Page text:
the informed-flicker training (the lower panel in A).

central fixation with or without the flicker display had


little effect.
Histograms of horizontal eye position (sampled every
8msec on each trial, and averaged across observers and
the left and right cue locations) show that eye movements
prior to fixation training were systematically directed toward the attention cue (the upper row in Figure4). Note
that the proportions ( y-axis) are shown in log scale to
highlight eye movements, because observers successfully
fixated during large portions of each trial. The patterns
of eye movements showing a secondary peak around the
cued location remained essentially the same before and
after the misinformed-flicker control (Figure 4B) and
the no-flicker control (Figure 4C), indicating that the
control conditions did not reduce eye movements toward
the attention cue. In contrast, the informed-flicker training virtually eliminated eye movements toward the cue
(Figure4A).
Eye movements directed toward the attention cue during intended fixation may confound behavioral measurements of spatial attentionfor example, by increasing visual acuity for processing the target when it is presented at
the cued location. Our behavioral results corroborate this
concern (at least for paradigms similar to our spatial attention cuing experiment with a high cue validity and long
cuetarget SOA). Consistent with the fact that larger eye
movements were primarily directed toward the attention
cue prior to fixation training (the upper row in Figure4),
observers who made larger saccades produced stronger
cuing effects, as was indicated by the significant positive

correlation between the average amplitude of saccades and


the cuing effect (cue-invalid RT minus cue-valid RT) [r5
.49, t(34)5 3.27, p, .003] (Figure5A). Importantly, the
informed-flicker training substantially reduced the average amplitude of saccades during intended fixation for all
observers to within ~1 (the filled circles in Figure5B)
and eliminated systematic eye movements toward the attention cue (the lower panel in Figure4A).
In summary, a few minutes of training using the
informed-flicker condition dramatically improved central
eye fixation, substantially reducing both the number (the
left graph in Figure3A) and amplitude (reducing to only
~0.5 on average; the left graph in Figure3B) of undesirable eye movements throughout a relatively long (3,200msec) period of intended central fixation. This training
also eliminated systematic eye movements toward a peripheral attention cue (the lower panel in Figure4A).
Discussion
People constantly make saccadic eye movements (e.g.,
Yarbus, 1967) and are often unaware of making them.
Our results demonstrate that providing real-time feedback
about involuntary eye movements using a flicker display
rapidly and dramatically improves peoples ability to
maintain central eye fixation, presumably through making
them aware of sensations related to eye movements. The
improvement is impressive because the informed-flicker
training produced accurate central eye fixation in each
observer (reducing his or her average saccade amplitudes

496 Guzman-Martinez, Leung, Franconeri, Grabowecky, and Suzuki


Before
Fixation Training or Control

After
Fixation Training or Control

B
250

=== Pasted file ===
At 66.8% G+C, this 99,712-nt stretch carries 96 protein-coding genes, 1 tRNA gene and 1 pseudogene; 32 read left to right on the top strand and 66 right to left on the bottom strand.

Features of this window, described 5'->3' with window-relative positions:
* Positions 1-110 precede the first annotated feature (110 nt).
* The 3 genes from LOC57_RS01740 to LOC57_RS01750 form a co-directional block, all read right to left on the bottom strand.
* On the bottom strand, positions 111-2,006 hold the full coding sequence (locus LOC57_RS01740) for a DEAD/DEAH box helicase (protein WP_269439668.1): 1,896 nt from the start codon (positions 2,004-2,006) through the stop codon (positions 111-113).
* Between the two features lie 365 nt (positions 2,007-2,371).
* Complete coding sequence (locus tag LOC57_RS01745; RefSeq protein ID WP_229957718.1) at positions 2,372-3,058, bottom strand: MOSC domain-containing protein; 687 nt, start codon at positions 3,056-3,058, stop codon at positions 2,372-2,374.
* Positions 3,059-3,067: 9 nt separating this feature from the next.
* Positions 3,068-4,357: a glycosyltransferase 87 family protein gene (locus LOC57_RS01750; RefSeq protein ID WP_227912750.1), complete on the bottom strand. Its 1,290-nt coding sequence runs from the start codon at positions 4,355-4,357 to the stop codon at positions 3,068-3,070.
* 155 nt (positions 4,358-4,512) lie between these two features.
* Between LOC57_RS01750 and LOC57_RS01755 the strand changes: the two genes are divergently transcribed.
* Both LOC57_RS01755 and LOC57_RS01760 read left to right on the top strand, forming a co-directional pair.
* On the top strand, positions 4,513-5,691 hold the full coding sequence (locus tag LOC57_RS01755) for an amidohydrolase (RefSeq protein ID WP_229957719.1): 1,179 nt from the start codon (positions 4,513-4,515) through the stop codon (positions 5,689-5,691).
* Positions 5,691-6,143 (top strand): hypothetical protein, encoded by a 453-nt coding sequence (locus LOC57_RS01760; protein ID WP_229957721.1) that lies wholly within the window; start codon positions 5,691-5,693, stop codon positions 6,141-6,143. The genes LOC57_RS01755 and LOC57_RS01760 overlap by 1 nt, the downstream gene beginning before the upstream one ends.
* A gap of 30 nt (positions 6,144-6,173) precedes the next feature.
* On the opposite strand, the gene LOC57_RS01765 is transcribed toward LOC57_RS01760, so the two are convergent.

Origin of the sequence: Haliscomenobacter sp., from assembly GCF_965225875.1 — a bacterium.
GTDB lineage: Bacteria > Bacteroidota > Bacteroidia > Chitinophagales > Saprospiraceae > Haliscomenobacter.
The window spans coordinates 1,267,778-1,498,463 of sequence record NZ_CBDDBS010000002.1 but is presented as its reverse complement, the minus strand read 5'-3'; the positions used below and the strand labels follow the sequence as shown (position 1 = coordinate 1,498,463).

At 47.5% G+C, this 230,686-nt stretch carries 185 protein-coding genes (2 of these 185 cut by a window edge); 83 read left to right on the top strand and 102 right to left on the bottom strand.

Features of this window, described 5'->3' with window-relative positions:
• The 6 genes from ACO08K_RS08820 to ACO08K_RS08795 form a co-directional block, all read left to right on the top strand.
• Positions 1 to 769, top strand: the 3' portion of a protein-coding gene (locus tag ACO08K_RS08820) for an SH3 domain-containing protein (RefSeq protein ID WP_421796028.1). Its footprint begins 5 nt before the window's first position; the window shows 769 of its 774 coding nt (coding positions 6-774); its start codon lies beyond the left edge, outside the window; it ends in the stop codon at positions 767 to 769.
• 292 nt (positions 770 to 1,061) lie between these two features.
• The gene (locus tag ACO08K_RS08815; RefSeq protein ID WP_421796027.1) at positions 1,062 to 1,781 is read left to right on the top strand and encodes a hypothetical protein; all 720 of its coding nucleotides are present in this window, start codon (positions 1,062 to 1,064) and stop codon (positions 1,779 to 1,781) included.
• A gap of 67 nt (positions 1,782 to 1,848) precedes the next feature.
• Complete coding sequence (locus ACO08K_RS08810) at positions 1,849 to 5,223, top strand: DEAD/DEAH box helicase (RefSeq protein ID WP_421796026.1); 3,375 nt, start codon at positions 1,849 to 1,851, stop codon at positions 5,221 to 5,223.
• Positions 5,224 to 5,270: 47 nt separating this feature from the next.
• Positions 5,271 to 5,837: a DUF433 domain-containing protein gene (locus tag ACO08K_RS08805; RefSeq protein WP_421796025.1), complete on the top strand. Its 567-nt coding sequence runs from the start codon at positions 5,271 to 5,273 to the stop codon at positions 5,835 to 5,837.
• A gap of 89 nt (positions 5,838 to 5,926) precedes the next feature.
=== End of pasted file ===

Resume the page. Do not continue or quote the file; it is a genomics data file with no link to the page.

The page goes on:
250

Cuing Effect (msec)


(Cue-Invalid RT Cue-Valid RT)

Informed-flicker training
Misinformed-flicker control

200

200

No-flicker control

150

150

100

100

50

50

50

50
0

Average Amplitude of Saccades (deg)


Figure5. Scatterplots showing the relationship between the average amplitude of saccades (in degrees of visual angle) and the cuing
effect (cue-invalid response time [RT] minus cue-valid RT), before(A) and after(B) the fixation training or control. Different symbols
represent the data from observers who underwent different conditions: The filled circles represent the informed-flicker training, the
open triangles represent the misinformed-flicker control, and the open circles represent the no-flicker control. Note that the average saccade amplitudes for all observers who underwent the informed-flicker training (filled circles) reduced to ~1 after the training (seeB).

to less than ~1 and eliminating systematic saccades toward the attention cue) in an attention task that was specially designed to make it difficult to maintain central eye
fixation: We used an abrupt-onset peripheral cue with a
high cue validity and a long SOA between the cue and the
target. We recommend that a few minutes of this flickerbased fixation training be added prior to experiments that
are sensitive to eye-movement artifacts.
Author Note
The first two authors made equal contributions to this project. This
research was supported by National Institutes of Health Grant R01
EY018197 and National Science Foundation Grant BCS 0643191. Correspondence concerning this article should be sent to S.Suzuki, Department of Psychology, Northwestern University, 2029 Sheridan Rd.,
Evanston, IL 60208 (e-mail: satoru@northwestern.edu).

References
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-004-0038-7
Hershberger, W. (1987). Saccadic eye movements and the perception
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Steinman, R. M., Haddad, G.M., Skavenski, A.A., & Wyman,D.
(1973). Miniature eye movement. Science, 181, 810-819. doi:10.1126/
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(Manuscript received August 7, 2008;
revision accepted for publication December 10, 2008.)